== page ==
Republican presidential nominee Donald Trump this week asked African Americans "what the hell do you have to lose" in imploring them to vote for him.
His arrogance in presenting the question reminded me of that scene in the 1978 film The Deer Hunter when a sadistic prison camp guard during the Vietnam War demands that an American soldier, played brilliantly by Christopher Walken, play Russian roulette with a loaded pistol. What the hell did the soldier have to lose? He was likely going to die from torture, disease, or starvation anyway.
Thanks, but no thanks, Donald. Many in the African American community are suffering, but they have a better chance of survival with someone who hasn't left a bullet in the chamber for them.
There's nothing in Trump's record as a businessman or his current proposals as a presidential candidate to suggest he has spent much time thinking about how he can help America's black and brown citizens. Trump likes to talk about all the African American employees he has, but they are hard to find among his corporate executives. In fact, in 11 seasons of his TV series The Apprentice, only one African American ever won: Randal Pinkett in 2005. Black comedian Arsenio Hall in 2012 also won in one of the three seasons of Celebrity Apprentice. But the rest of the darker aspirants to be Trump's man, or woman, were always "fired."
Trump's flippancy in trying to recruit black voters is yet another example of him treating his presidential run like a game show. His calculated moves to advance to the next level suggest someone well versed in the art of legerdemain. He blinks nary an eye in telling one audience he wants to be more sensitive to the plight of immigrant families while declaring to another group that he will pick up the pace set by President Obama in deporting undocumented immigrants who entered the country illegally. And oh yeah, he's still going to build that wall on America's southern border and make Mexico pay for it.
Trump asked African American voters to try "something new" without revealing exactly what that entails. With his record of stiffing people -- including tradesmen who did work at his bankrupt Atlantic City casino and never got paid -- Trump has some nerve asking anyone to believe he will come through for them. And that's too bad, because poverty-stricken minority communities that were already reeling before the recession could use a champion. As Trump pointed out, too many of their schools are bad, unemployment is common, and there's too much crime. But as Jesse Jackson said of Trump, "Most African Americans consider him a bigot."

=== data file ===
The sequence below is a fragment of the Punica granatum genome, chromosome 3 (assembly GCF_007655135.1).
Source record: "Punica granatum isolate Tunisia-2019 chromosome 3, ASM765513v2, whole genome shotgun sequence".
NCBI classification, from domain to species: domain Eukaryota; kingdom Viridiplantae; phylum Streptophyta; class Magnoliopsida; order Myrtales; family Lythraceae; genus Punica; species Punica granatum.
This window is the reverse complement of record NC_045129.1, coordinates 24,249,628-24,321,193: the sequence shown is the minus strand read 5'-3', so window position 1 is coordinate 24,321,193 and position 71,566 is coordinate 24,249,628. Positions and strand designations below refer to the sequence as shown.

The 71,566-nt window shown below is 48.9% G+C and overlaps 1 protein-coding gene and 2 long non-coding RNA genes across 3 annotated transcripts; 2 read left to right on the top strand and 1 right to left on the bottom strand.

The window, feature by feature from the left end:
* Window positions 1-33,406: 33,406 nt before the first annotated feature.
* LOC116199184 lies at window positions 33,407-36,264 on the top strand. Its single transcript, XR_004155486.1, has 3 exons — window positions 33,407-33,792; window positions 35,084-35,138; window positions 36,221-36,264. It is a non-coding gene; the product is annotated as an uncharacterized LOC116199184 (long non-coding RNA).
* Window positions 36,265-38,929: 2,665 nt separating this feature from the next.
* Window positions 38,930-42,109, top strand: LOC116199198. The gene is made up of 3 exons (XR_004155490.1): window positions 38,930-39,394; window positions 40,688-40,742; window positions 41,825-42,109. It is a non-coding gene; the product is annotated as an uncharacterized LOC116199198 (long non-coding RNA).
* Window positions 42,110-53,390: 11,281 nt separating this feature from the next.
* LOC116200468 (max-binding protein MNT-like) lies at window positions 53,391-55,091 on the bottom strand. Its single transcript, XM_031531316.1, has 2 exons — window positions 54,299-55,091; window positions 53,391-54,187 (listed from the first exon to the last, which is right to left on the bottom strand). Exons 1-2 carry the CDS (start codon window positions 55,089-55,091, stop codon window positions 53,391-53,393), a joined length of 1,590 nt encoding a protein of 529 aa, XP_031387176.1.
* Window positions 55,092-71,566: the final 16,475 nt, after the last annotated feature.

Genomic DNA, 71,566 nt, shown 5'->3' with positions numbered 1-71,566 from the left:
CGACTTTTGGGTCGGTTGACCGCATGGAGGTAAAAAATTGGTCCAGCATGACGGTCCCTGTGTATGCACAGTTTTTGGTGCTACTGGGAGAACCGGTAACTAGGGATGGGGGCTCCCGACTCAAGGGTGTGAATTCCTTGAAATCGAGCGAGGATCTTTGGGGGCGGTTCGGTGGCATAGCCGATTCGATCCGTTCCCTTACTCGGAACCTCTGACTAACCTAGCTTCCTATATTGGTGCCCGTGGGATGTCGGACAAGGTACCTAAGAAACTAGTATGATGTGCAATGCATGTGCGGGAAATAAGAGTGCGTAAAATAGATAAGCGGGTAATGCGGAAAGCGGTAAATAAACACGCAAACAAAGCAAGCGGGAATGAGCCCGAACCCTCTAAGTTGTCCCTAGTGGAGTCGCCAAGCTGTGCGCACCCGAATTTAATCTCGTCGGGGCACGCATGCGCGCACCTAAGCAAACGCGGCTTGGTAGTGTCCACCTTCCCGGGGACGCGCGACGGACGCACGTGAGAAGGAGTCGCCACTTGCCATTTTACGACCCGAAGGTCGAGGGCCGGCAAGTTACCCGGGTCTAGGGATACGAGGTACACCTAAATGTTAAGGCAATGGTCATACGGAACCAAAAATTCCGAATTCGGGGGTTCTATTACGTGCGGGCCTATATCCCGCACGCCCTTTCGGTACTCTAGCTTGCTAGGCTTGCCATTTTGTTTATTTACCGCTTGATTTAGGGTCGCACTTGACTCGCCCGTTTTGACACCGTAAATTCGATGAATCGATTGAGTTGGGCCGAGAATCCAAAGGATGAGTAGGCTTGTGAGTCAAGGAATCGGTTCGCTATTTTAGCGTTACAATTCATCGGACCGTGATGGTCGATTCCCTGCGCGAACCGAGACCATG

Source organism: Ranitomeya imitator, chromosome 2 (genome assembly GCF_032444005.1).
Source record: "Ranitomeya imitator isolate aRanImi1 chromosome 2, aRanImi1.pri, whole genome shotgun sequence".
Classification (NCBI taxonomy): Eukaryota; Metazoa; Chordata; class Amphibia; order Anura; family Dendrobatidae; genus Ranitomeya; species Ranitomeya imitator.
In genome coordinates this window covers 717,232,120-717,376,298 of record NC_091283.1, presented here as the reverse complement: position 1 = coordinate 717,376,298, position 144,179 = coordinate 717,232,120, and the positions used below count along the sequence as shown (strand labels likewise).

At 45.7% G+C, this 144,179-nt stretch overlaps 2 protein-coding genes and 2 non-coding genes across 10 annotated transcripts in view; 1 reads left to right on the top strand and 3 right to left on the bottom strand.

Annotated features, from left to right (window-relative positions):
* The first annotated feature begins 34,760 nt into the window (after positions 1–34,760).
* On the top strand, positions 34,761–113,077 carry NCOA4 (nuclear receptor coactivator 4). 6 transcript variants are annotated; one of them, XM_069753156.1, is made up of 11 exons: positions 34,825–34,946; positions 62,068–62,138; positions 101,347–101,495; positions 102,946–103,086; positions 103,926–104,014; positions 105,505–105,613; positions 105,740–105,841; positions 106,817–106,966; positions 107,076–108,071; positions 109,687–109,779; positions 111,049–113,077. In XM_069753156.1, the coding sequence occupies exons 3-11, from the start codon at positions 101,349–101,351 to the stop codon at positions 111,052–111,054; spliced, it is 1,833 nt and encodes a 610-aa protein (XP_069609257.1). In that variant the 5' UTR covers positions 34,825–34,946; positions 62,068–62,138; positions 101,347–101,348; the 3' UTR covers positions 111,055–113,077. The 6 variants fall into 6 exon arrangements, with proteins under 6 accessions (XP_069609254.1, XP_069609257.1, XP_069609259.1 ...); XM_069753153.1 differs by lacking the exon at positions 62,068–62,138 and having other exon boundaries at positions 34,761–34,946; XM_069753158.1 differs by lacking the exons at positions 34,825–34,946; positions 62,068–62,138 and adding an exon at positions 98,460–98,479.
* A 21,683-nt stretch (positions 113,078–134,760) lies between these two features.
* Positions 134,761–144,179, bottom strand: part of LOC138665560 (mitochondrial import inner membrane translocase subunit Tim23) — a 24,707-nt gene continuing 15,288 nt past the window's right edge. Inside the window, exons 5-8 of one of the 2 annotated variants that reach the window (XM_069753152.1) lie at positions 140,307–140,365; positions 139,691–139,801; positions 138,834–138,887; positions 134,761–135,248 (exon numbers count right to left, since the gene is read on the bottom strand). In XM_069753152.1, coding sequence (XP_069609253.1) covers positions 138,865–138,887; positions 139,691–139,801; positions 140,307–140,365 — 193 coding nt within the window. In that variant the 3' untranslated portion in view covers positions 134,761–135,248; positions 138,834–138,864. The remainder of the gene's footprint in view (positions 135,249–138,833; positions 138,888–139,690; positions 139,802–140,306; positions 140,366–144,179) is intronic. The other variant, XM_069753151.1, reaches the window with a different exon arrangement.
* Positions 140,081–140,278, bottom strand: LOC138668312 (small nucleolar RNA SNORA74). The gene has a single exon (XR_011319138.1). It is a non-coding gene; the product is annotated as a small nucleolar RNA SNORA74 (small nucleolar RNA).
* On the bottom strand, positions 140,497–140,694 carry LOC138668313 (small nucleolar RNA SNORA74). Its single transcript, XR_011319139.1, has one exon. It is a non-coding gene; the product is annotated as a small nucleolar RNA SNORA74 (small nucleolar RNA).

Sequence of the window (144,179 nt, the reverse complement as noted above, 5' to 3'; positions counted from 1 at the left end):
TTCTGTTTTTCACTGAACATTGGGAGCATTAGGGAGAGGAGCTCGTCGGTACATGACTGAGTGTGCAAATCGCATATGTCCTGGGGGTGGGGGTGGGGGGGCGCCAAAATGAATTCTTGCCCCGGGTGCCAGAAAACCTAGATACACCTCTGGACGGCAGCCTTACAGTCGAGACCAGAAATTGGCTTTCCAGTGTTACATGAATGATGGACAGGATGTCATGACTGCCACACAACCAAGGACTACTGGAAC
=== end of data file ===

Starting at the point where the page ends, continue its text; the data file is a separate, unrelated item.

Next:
Polls suggest maybe 1 percent of African Americans will vote for Trump. That figure won't improve with former Republican presidential candidate Ben Carson and conservative pundit Armstrong Williams serving as Trump's surrogates to pump up his credibility among blacks. Neither of them is held in high regard in the African American community. If the Republicans want to do better with minority voters they are going to have to do the hard work it takes at the grassroots level to persuade community leaders, pastors, and parents that they will deliver on promises that the Democrats haven't kept.
Bernie Sanders pointed out Clinton's vulnerability with blacks by noting her support for policies during her husband's administration that may have hurt poor African American neighborhoods more than they helped. Sanders focused on the mandatory minimum sentences in Bill Clinton's 1994 crime bill, which resulted in disproportionate numbers of blacks and Hispanics, mostly men, being taken from their families and sent to prison for nonviolent drug crimes. But Senator Sanders usually left out that he voted for that bill as a member of the House.
The Clintons also could be criticized for the 1996 welfare reform act. It has reduced the number of Americans receiving cash assistance from the government from 13 million to 3 million, but ending welfare as we knew it never provided enough good jobs and child-care assistance to truly give the working poor a better life. The 2008 recession dried up more jobs, which has only made life in poor communities in cities like Philadelphia even worse.
Trump isn't going to fix any of that. Rather than address mandatory sentences or the atrocities that birthed the Black Lives Matter movement, he wants to make America even more of a police state. Asked by Bill O'Reilly on his Fox News show how Chicago police could lower that city's rising homicide rate, Trump responded: "How? By being very much tougher than they are right now; they're right now not tough." He then said he came to that opinion after talking to a "couple of very top police," which prompted the Chicago Police Department to issue a statement that said: "No one in the senior command at CPD has ever met with Donald Trump or a member of his campaign."
Maybe the cops who spoke to Trump didn't want it known that they talked to him. Or maybe Trump made up the story. With him you just don't know. His stories, like his positions, can change depending on the audience. What the hell do people have to lose by believing in Trump? Too much.
Harold Jackson is editorial page editor for the Inquirer.